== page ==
This is a time when children really like to talk, and they have lots to share. They are energetic and active. Young school-aged children place great importance on rules. They may give their attention to things that interest them, but they have short attention spans for verbal directions from adults. They enjoy learning and trying new things. Caring for and sharing with others begins to develop at this age. Friendships with children of the same gender become important.
What parents can do:
- Spend time with your child. Talk, share songs, stories and activities as a family. This helps your child better understand your beliefs, traditions and expectations. It will contribute to her sense of identity.
- Be patient and give reminders often. Children may often forget what they have been told, and it may take them several tries to do something correctly. Try providing instructions in small steps, rather than asking your child to do several things at one time. For example, “Remember to wash your hands after using the bathroom.”
- Provide your child with clear rules and reasonable consequences. This will help your child feel secure and responsible for his actions. For example, “Remember our rule is for you to stay in the yard when playing outside. Because you left the yard, you must now come inside.”
- Set limits for your child. Make decisions about the use of TV, music, videos, video games, the Internet and other activities. Many TV shows and video games have violent or adult themes. Children may model the behaviors they see on TV.
- Let your child know you understand how she feels. This shows your child that her feelings are real and important. “I understand that you are angry at your sister because she would not play with you.”
- Recognize your child’s positive behavior with encouraging words. This will help your child feel good about himself and will also encourage these behaviors in the future. “I saw you put away your toys. Good for you! Now you have room to dance!”
- Help your child learn how to solve problems. This is an important skill your child needs at school, when playing with friends, and in dealing with difficult situations. For example: “Your brother is using the computer. What can you do while waiting for your turn?”
- Model the behavior you want to see in your child. Children learn from your behavior. If you do not want your children to use language you do not like, you should not use that language. If you want your children to use kind words, you should use them. If you want your children to read, let them see you read.
Pre-adolescents are going through many changes physically and emotionally. They may become self-conscious about the changes in their bodies. They are trying to figure out who they are, what they do well, and how they fit in with friends and family. Pre-adolescents begin to take responsibility for their behavior. They have a strong sense of fairness. Friendships and peer interactions become very important to them. They often worry about how others are judging them. Teasing and bullying may occur at this age.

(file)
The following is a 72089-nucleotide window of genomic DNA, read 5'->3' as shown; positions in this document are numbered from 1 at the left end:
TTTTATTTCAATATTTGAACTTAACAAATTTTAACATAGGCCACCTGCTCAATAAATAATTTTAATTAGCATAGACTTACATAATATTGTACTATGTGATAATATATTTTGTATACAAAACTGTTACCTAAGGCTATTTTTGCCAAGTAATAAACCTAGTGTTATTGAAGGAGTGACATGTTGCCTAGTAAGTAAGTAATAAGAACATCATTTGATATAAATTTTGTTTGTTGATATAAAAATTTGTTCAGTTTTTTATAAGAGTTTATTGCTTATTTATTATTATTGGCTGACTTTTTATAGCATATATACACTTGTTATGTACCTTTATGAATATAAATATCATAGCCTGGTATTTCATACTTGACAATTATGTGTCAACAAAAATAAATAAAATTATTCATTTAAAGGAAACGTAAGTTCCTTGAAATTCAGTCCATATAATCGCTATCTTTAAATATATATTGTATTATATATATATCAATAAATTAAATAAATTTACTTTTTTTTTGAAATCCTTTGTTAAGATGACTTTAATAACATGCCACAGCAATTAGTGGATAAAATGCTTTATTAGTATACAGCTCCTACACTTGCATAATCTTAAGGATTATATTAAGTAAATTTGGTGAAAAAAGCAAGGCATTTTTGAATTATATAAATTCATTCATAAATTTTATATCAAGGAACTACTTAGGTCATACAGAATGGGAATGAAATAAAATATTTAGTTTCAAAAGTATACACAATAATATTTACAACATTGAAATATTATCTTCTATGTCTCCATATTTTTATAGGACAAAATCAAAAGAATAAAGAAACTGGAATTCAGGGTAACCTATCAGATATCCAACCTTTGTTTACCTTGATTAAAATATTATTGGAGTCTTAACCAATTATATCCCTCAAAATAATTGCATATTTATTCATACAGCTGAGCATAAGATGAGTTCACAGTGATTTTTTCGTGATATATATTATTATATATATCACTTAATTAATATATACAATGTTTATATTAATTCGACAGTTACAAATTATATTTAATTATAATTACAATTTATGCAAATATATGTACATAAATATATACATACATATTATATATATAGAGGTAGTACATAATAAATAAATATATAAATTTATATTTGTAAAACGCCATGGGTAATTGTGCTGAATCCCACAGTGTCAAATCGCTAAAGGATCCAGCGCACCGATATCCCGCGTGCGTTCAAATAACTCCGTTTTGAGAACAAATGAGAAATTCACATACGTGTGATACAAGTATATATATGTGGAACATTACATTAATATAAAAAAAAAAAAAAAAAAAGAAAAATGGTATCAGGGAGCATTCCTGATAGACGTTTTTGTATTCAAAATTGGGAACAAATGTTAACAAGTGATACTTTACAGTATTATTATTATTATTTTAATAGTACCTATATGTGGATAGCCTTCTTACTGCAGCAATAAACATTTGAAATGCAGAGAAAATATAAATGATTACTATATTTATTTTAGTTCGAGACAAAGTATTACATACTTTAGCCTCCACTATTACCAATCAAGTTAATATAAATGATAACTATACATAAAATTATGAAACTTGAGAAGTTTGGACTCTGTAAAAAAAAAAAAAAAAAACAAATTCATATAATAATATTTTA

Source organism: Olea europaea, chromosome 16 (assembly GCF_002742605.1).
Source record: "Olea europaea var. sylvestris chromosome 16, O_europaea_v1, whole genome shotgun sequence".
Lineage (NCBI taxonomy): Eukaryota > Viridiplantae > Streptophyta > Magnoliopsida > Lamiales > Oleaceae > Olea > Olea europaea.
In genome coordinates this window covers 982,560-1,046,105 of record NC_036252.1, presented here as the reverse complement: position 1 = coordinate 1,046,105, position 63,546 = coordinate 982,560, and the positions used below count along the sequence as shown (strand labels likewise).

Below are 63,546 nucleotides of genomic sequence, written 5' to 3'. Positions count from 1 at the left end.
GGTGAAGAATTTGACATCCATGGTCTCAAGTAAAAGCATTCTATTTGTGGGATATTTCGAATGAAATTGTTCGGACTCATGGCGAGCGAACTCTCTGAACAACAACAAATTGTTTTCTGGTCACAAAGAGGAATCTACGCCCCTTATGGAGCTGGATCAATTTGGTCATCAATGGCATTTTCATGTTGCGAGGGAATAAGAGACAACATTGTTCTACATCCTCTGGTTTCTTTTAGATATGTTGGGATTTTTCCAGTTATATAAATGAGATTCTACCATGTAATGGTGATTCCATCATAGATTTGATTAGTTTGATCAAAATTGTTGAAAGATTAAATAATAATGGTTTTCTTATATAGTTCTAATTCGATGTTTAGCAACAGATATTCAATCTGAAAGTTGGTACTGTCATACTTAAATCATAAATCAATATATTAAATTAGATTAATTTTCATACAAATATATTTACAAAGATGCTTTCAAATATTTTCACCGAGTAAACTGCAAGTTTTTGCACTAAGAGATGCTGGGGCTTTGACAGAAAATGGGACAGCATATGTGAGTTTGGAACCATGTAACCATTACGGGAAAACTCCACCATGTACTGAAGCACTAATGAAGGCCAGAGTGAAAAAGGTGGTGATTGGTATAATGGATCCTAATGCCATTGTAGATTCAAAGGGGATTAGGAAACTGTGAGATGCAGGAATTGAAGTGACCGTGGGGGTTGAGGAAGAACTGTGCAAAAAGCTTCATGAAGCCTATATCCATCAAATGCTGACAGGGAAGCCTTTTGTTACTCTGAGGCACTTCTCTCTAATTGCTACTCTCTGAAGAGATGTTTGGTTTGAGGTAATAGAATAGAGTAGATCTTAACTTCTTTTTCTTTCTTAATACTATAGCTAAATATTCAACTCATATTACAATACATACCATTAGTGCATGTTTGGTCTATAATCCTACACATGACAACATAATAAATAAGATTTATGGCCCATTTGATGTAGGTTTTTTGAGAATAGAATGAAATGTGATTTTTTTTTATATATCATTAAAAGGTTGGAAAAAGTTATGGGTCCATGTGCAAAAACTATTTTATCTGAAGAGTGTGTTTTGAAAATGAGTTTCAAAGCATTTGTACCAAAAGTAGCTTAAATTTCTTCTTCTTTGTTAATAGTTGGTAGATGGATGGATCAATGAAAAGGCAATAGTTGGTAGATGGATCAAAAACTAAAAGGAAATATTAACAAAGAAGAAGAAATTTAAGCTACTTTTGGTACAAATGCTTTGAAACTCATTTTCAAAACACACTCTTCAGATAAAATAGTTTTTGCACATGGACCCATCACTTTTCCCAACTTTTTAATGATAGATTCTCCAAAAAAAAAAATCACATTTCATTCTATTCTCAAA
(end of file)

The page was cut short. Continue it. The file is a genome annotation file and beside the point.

What parents can do:
- Talk with your child. Open and honest communication will make it easier for your child to share problems and ask for your advice now and later.
- Listen to your child. Listening helps you become more aware of your child’s different moods and feelings. Show your respect for your child’s feelings, thoughts, and ideas. Avoid interrupting and giving your opinion until you have all the facts.
- Give your child increasing responsibilities. This helps your child build independence and self-confidence. It shows your trust in your child’s abilities and choices. Make sure the responsibility matches your child’s age and level of maturity.
- Reassure your child. Find something positive to say about your child every day. It is important for children to do things they enjoy and to try new things. Teach your child that making mistakes and failing are also part of learning and growing.
- Provide boundaries and guidelines. Pre-adolescents need clear and consistent boundaries and guidelines to feel safe and secure. Set boundaries and rules together with your child. Children are more likely to follow rules if they are involved in setting them, and if the rules “make sense.” Talk about expectations and decide together on reasonable consequences. For example, you and your child can agree that she must complete her homework before she can get together with friends.
- Help your child effectively handle teasing and bullying. Teach your child not to tease or bully other children. Tell him to ask for help from a trusted adult if he is teased or bullied. Get involved. Share your concerns with your child’s teacher. Get your child involved in activities that help develop friendships.
- Share your values and family traditions with your child. This helps your child better understand your beliefs and expectations. It will contribute to a positive sense of identity and strengthen family connections.
- Model the behavior you want to see in your child. Children copy what they see and are taught. Be the kind of person you want your child to be. Teach your child to respect other people’s feelings and beliefs by demonstrating your respect for your child and for others.